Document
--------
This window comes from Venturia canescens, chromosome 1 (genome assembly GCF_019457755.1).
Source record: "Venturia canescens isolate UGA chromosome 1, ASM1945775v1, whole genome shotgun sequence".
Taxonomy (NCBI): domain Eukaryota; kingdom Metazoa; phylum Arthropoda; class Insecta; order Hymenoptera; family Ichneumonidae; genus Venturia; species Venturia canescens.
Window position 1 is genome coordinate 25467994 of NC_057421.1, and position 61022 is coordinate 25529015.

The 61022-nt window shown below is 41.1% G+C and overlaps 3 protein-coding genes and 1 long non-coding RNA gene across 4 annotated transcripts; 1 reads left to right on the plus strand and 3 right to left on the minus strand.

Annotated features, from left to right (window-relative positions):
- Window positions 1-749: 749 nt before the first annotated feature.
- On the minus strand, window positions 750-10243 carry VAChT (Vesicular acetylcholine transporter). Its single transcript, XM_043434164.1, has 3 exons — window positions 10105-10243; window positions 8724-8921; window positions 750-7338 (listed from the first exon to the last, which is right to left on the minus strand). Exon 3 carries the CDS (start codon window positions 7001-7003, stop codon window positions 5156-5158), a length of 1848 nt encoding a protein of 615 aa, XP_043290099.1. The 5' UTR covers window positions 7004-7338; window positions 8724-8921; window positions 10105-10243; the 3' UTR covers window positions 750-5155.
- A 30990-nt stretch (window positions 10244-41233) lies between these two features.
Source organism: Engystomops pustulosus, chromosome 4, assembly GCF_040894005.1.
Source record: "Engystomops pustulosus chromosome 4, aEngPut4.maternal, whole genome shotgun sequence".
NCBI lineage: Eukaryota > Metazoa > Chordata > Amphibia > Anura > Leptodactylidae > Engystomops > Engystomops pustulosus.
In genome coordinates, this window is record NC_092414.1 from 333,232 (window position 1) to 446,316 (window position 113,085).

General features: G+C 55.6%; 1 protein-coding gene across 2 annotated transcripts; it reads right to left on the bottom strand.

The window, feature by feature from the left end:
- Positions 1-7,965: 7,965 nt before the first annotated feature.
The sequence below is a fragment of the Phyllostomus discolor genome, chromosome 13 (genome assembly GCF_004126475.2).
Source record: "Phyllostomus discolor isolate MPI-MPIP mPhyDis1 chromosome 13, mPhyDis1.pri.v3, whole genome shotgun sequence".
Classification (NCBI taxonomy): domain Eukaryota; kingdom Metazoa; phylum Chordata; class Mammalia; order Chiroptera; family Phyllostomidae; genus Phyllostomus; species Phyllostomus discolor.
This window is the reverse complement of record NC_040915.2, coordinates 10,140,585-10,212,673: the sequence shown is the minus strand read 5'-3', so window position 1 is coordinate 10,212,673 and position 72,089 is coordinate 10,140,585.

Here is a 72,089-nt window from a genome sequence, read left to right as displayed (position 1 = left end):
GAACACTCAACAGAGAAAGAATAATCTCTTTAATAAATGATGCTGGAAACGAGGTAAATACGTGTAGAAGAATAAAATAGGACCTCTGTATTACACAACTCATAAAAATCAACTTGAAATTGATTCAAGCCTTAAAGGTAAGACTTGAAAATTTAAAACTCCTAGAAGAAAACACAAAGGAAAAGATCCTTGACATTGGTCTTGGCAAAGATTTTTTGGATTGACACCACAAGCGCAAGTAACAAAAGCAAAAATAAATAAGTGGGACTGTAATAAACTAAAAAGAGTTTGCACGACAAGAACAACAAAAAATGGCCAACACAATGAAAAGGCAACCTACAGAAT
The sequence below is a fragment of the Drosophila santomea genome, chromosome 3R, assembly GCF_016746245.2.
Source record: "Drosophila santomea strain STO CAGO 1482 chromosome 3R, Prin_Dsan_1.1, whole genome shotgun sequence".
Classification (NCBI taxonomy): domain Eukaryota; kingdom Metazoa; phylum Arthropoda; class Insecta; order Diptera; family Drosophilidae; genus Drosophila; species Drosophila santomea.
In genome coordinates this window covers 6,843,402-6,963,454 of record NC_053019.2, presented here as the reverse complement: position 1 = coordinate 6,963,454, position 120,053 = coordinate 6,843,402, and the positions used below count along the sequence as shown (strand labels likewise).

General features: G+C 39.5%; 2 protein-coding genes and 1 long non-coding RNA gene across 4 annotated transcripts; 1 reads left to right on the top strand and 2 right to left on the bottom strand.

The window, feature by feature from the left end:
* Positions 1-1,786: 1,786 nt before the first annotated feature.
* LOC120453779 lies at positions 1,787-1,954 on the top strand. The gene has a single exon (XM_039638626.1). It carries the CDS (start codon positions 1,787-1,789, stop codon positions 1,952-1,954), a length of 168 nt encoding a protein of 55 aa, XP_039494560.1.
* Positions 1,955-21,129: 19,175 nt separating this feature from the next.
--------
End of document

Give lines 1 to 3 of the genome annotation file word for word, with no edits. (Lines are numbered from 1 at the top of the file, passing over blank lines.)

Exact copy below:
This window comes from Venturia canescens, chromosome 1 (genome assembly GCF_019457755.1).
Source record: "Venturia canescens isolate UGA chromosome 1, ASM1945775v1, whole genome shotgun sequence".
Taxonomy (NCBI): domain Eukaryota; kingdom Metazoa; phylum Arthropoda; class Insecta; order Hymenoptera; family Ichneumonidae; genus Venturia; species Venturia canescens.